A major perk to travel (at least for me) is the opportunity to indulge in new flavors and styles of cuisine. Whenever I’m planning a trip, my list of must-do’s is mostly made up of places to eat. As comedian Jim Gaffigan once said, “Vacations are really just about eating somewhere we’ve never eaten before.” In all honesty, food really does add to the sensory experience of a new destination by allowing us to taste a culture other than our own. We are what we eat, right?
However, kids aren’t always the most adventurous when it comes to trying new foods, which can really cramp a trip’s style, leaving parents asking, “What the heck am I going to feed my kids?” Michelle Summerville, from 3OnTheGo, has an excellent post offering kid-friendly options in 7 countries. I also have a suggestion and it requires no travel at all.
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Develop your kids global palate before you travel.
HotDaddy LOVES food. He loves to cook and he loves to eat all kinds of crazy creations. His biggest fear was having picky-eaters for children. So, in order to avoid this dilemma we started introducing our kids to bold flavors right from the start.
We like to encourage them to try everything at least once. That is not say we don’t face our battles. Often our kids (mostly CuddleBear) will turn their little noses up at the more exotic fare, but we keep pushing. We offer rewards if they at least try it and when they do we make a big show of clapping and cheering. It’s a bit dorky, but it works most the time. Not everything is a hit, but surprisingly a good amount of what they try, they usually like.
Ease into new flavors by introducing various sauces.
Most kids like rice or pasta, which make for great bases.
I remember the first time we took my daughter to a Vietnamese restaurant. She had a meltdown, because she thought we were going out for Chinese food (which she loves). I took her outside until she calmed down and then reminded her that she was once unwilling to try Chinese food too. We laughed about how silly it sounded now, because it’s one of her favorites. Then I told her that Vietnamese might be her favorite too, but how will she know until she tries it. I made a deal that if she at least tried some she could choose our family’s next meal. Needless to say, she agreed, she tried Vietnamese cuisine and ended up loving it!
Developing your kids’ palate can easily be done at home and is wonderful prep for travel.
When they are about to try something new, I usually make it sound as exciting as possible by telling them about the culture from which it comes. If we are eating at home, I’ll put on a movie that takes place in the region of whatever we are preparing. For example one night we were having Greek cuisine and I had olive tapenade and feta cheese appetizers. The kids were hesitant, but I explained where it was from and put on Mama Mia. They had a ball singing to the movie and inhaling the appetizers. It makes it fun, like taking a culinary mental vacation.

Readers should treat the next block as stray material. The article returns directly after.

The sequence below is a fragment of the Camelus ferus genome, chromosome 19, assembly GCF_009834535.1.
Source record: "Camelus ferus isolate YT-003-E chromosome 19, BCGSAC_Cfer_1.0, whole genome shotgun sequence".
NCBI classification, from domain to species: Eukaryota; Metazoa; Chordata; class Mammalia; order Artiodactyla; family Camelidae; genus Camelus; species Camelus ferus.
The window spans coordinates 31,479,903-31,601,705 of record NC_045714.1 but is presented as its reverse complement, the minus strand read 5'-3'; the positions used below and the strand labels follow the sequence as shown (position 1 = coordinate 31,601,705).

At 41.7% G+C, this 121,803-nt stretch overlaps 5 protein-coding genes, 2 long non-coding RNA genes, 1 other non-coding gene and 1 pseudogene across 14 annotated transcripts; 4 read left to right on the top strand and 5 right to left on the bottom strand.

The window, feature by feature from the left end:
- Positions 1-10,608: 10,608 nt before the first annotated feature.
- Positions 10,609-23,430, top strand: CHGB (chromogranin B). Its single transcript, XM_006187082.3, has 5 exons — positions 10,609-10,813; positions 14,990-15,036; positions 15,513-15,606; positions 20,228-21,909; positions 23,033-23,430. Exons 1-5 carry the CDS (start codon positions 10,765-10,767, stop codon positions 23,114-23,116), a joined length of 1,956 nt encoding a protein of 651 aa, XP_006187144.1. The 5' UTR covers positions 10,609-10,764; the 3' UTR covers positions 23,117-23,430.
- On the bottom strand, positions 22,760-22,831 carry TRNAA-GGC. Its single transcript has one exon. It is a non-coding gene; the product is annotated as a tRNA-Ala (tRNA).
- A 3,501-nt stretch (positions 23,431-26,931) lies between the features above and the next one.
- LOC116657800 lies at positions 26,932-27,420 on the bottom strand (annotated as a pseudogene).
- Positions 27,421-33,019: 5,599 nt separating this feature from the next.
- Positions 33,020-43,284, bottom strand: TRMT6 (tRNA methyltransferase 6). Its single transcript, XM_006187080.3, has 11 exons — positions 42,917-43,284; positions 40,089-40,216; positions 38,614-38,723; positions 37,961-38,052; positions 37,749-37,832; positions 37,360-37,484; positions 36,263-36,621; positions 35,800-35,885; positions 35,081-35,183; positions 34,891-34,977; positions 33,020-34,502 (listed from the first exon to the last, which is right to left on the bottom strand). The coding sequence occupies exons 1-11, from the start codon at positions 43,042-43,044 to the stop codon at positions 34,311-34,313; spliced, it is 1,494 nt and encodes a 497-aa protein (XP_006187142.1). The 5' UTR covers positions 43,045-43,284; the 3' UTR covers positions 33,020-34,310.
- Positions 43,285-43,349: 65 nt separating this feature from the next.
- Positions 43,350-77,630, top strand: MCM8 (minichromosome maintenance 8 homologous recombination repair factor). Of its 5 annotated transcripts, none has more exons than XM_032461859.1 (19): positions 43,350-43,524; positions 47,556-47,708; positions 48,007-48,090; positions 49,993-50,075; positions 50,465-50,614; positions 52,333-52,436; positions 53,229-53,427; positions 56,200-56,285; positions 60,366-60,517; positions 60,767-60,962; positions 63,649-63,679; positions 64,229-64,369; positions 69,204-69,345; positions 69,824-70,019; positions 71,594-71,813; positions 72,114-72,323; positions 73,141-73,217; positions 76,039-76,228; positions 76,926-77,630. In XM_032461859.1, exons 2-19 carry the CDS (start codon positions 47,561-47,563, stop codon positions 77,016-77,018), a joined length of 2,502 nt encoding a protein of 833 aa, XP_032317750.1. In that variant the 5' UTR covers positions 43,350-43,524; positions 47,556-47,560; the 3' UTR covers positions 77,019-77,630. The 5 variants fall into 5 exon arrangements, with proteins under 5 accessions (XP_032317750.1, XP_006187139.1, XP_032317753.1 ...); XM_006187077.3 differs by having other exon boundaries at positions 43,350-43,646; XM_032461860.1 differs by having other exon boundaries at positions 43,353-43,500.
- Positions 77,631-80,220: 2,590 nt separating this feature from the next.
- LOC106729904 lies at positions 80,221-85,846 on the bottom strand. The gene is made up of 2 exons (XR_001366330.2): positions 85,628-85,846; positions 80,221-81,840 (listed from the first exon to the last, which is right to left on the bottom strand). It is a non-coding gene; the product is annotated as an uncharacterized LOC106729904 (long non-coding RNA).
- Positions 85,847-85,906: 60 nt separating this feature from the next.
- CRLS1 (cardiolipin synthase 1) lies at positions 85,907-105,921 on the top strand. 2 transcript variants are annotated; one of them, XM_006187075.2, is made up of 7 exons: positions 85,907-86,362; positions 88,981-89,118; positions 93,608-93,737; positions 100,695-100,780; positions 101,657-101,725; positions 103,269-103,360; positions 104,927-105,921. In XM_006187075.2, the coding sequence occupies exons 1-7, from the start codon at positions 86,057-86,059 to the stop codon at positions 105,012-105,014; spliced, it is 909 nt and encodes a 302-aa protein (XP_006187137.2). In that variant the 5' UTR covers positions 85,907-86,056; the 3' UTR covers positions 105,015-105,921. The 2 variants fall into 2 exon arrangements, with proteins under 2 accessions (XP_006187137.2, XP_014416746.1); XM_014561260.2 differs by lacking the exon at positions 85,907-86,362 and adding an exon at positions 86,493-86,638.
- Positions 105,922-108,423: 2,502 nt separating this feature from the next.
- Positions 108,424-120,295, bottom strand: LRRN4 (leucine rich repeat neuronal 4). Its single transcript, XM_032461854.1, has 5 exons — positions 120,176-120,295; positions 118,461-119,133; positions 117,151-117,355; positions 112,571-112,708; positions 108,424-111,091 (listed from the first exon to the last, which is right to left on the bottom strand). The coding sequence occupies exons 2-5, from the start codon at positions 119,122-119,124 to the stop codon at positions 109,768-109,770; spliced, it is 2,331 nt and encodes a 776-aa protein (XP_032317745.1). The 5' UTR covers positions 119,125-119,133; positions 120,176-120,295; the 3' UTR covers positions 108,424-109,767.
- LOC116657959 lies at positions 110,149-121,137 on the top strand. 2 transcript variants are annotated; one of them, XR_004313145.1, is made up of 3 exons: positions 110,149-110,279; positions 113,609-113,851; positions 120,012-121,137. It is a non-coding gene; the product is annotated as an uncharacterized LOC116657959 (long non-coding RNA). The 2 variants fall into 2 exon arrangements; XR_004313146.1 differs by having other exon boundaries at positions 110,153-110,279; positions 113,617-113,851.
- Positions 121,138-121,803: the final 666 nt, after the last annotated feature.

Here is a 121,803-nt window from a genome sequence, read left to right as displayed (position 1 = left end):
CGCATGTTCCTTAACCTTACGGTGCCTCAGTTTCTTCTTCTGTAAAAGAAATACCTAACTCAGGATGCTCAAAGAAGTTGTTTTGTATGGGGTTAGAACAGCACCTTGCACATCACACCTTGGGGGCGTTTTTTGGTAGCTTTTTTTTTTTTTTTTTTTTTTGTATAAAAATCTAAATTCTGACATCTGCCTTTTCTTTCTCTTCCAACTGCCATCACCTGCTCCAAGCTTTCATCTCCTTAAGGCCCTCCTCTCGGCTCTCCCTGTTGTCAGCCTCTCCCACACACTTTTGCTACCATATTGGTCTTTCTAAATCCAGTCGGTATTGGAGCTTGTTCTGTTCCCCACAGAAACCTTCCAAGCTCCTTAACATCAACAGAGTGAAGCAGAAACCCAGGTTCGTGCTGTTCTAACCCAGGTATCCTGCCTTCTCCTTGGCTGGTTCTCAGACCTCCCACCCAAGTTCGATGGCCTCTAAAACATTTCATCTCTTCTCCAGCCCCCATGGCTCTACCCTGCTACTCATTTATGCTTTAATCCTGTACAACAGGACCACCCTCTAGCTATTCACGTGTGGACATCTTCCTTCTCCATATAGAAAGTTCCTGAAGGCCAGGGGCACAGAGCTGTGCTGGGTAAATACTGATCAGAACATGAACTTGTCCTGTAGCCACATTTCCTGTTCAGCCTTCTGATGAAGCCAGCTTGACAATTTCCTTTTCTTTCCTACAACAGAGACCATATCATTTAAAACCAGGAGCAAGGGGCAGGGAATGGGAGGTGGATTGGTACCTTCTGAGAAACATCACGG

Also, when you travel you typically eat at restaurants or from various vendors, so giving them the experience of ordering and dining out teaches them restaurant etiquette (no screaming, no running around, don’t be gross with your food, etc.), it helps them to recognize the names of different foods that appear on various menus and it may even teach them new skills. For instance, my kids have even learned to work the chopsticks pretty well.
Taking to big market places, where kids can see, smell and taste a variety of ethnic food is a great experience. It lets them feel in control of what they are consuming and most likely to eat it. We like to take our kids to the Anaheim Packing House, which you can read more about, HERE. It offers a great sense of community and diversity. They love going around to the various vendors and picking out their food. In one sitting we can travel the world with our taste buds.
Yes, most kids love chicken nuggets and mac n’ cheese (mine do too), but I encourage parents to start introducing new flavors into their diets. You might be surprised at what they like and the healthy choices they will make.
By developing kids’ global palate you aren’t just expanding their food options, you are expanding their minds to embrace new experiences and new cultures. My daughter doesn’t just love to eat sushi, she loves feeling a part of something bigger and more adventurous. Firecracker told me the other day that she loves Mexicans and Chinese people, because they make the best food. My son loves Lebanese Armenian fare and regularly requests Djadjikh and Tabbouleh. Yes, he pronounces them right.
What I love the most is that they aren’t just learning about food. Rather, they are learning about the world and its people. How amazing is that? So what far off land are you and your family off tonight? It is what’s for dinner. Bon appetite.
Are you and your kids picky eaters?
How has travel changed how you eat?
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